The 32nd annual Celtic Classic was held on Friday, Sept. 27, 2019 on Main Street. The fundraiser is dedicated to promoting the Celtic tradition through different music and dance, vendors, food and apparel inspired by the culture. (Maggie Goldberg/B&W Staff)

Celtic Classic celebrates heritage for the 32nd year

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Celtic Classic—the three-day signature event of the Celtic Cultural Alliance—was held for the 32nd year from Sept. 27-29, in Bethlehem.

The Alliance’s mission is to promote the Celtic heritage through music, food, games and activities. 

The festival, which was held on the North Side near the Colonial Industrial Quarter, has changed throughout its 32-year history. Marcie Mulligan, the cultural outreach coordinator of the Celtic Classic, said the alliance tried to promote Irish culture more this year. Mulligan said the goal for the festival was to inspire the next generation and to instill curiosity about people’s heritages. 

“We have really tried to make the festival for the next generation,” Mulligan said. “We want people to be excited about their heritage and to learn about where they started.” 

She said this year’s event included a new Celtic children’s theater to teach people about the Celtic history. Celtic Classic also had storytelling, songwriting and a baking contest to inspire children to learn about their heritage. 

“I believe that when people learn about their own heritage, it makes them curious about others,” Mulligan said. “People’s minds are expanded to other worlds once they learn about their own.” 

Jane Schaffer, the chair of the cultural awareness committee for the Celtic Classic, said the event provides opportunities for the general public to learn about Celtic culture and all of its aspects. She has been on the committee for seven years. 

“The committee’s purpose is to bring to life a concept,” she said. “We want to make people’s ancestry a tangible part of their lives and to bring the past into the present.”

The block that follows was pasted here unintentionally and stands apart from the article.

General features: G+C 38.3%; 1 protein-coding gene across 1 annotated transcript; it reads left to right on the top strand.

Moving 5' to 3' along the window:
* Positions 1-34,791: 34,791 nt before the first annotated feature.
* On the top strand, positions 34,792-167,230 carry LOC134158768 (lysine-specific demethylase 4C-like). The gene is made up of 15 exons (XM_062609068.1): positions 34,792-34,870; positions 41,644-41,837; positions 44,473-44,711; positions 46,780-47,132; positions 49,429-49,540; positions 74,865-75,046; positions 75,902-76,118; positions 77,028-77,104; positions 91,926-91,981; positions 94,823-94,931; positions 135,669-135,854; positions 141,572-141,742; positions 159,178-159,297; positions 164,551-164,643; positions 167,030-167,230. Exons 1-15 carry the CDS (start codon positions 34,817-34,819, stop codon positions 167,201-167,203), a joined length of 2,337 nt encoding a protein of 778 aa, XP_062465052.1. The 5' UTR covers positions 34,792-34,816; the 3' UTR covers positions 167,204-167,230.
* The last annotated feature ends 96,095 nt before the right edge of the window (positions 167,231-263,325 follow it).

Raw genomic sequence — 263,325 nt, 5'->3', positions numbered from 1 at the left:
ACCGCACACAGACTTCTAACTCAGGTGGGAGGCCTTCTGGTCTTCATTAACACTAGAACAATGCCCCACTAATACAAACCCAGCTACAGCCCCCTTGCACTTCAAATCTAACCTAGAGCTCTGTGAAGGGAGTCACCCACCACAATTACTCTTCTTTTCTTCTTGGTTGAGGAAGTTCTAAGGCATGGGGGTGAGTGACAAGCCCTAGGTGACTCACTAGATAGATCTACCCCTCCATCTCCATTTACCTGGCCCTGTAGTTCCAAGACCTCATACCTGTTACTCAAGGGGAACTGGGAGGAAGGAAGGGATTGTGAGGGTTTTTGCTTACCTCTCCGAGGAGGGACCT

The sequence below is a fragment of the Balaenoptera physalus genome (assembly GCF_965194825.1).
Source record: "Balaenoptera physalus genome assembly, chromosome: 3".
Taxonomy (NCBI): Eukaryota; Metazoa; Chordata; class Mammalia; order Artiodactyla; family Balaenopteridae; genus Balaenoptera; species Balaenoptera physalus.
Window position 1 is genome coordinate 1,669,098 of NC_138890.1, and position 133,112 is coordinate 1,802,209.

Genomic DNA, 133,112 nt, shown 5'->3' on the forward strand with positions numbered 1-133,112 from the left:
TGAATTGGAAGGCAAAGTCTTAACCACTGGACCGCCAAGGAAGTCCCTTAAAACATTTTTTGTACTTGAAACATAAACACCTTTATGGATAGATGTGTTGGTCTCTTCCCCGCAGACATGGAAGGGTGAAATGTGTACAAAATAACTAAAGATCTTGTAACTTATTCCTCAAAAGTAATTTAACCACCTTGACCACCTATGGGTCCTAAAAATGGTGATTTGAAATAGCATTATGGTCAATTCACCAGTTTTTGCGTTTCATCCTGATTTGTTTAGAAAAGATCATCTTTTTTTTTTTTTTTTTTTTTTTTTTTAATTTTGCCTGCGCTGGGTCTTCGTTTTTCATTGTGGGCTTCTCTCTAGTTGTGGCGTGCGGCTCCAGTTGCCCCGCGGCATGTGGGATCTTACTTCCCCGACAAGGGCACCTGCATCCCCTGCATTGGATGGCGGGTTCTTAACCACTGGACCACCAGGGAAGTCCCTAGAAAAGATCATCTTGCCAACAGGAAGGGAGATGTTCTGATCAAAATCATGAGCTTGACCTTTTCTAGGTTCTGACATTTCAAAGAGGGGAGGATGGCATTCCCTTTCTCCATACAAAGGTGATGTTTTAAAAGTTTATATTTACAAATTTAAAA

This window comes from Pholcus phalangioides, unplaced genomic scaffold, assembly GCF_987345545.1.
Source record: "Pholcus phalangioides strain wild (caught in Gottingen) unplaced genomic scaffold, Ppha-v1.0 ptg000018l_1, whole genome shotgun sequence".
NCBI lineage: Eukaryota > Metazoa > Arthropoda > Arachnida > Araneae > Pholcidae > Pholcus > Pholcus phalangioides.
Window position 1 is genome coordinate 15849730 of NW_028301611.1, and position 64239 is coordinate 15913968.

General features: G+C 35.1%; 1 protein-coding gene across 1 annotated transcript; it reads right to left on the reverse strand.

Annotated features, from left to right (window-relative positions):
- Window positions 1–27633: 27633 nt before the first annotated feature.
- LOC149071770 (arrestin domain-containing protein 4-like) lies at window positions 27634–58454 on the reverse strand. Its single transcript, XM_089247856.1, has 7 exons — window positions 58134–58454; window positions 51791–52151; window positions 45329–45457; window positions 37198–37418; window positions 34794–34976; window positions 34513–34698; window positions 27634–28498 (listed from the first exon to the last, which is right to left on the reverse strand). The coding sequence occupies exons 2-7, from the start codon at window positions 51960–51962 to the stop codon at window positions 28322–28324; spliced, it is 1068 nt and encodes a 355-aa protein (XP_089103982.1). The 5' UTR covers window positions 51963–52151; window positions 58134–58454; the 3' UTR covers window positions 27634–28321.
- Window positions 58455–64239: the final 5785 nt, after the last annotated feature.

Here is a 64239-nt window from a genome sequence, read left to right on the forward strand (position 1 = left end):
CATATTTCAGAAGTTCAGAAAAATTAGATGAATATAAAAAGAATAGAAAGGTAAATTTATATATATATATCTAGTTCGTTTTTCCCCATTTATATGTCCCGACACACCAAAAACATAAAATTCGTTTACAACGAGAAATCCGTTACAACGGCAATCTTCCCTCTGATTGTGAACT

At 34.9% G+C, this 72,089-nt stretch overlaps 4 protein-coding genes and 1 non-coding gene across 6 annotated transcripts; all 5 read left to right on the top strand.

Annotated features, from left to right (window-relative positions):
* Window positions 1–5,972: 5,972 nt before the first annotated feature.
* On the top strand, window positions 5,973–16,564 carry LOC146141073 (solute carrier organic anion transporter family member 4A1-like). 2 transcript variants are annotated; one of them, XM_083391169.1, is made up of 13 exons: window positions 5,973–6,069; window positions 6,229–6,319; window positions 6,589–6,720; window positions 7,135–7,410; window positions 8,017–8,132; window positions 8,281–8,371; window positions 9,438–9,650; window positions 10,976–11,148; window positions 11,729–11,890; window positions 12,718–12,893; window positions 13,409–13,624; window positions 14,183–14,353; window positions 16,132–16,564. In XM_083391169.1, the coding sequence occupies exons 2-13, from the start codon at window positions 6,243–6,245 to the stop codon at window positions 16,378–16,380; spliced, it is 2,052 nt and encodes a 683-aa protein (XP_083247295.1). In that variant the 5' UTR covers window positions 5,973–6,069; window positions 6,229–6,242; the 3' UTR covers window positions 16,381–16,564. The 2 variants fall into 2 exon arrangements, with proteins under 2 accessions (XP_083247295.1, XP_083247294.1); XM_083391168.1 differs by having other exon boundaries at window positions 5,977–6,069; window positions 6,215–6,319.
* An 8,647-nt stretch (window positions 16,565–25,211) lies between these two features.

The cultural awareness committee not only plans events for the Celtic Classic, but it also puts on programming throughout the year.

“It is so important to learn about other cultures,” Schaffer said. “You grow as a person, become less judgemental and become more tolerant of differences as you learn more.” 

The Celtic Classic is supported by volunteers and local organizations. Many volunteer at the Celtic Classic on behalf of The Family Promise of Lehigh Valley, a homeless shelter in Allentown. In addition to providing volunteer support at the event, The Family Promise of Lehigh Valley receives donations from attendees to support the shelter. 

Jim Byrnes, the executive director of The Family Promise of Lehigh Valley, said that this is the organization’s third year partnering with the festival. 

“The Celtic Classic helped us get money to open the shelter,” Byrnes said. “They contributed to us opening our doors last November. It is a great gesture on their part.” 

Byrnes said the Celtic Classic cares not only about the festival, but also about the entire community.

Mulligan said she appreciates the efforts of festival volunteers each year. 

“I am always truly amazed and humbled by the commitment that these volunteers have for a festival that lasts a few days,” Mulligan said. 

Seanna Corr, ‘20, attended the festival. She said she enjoyed herself and the great variety of music, food and shopping at Celtic Classic. 

“It was so easy to get there and it was a lot of fun—it was a 15 minute walk,” Corr said. “Lehigh students should get as involved in the community as possible.”  

Mulligan said that the committees start planning the next Celtic Classic as soon as the previous one ends. 

“We immediately try to figure out what went right and what went wrong,” she said. “We want to make it better and better every year.”

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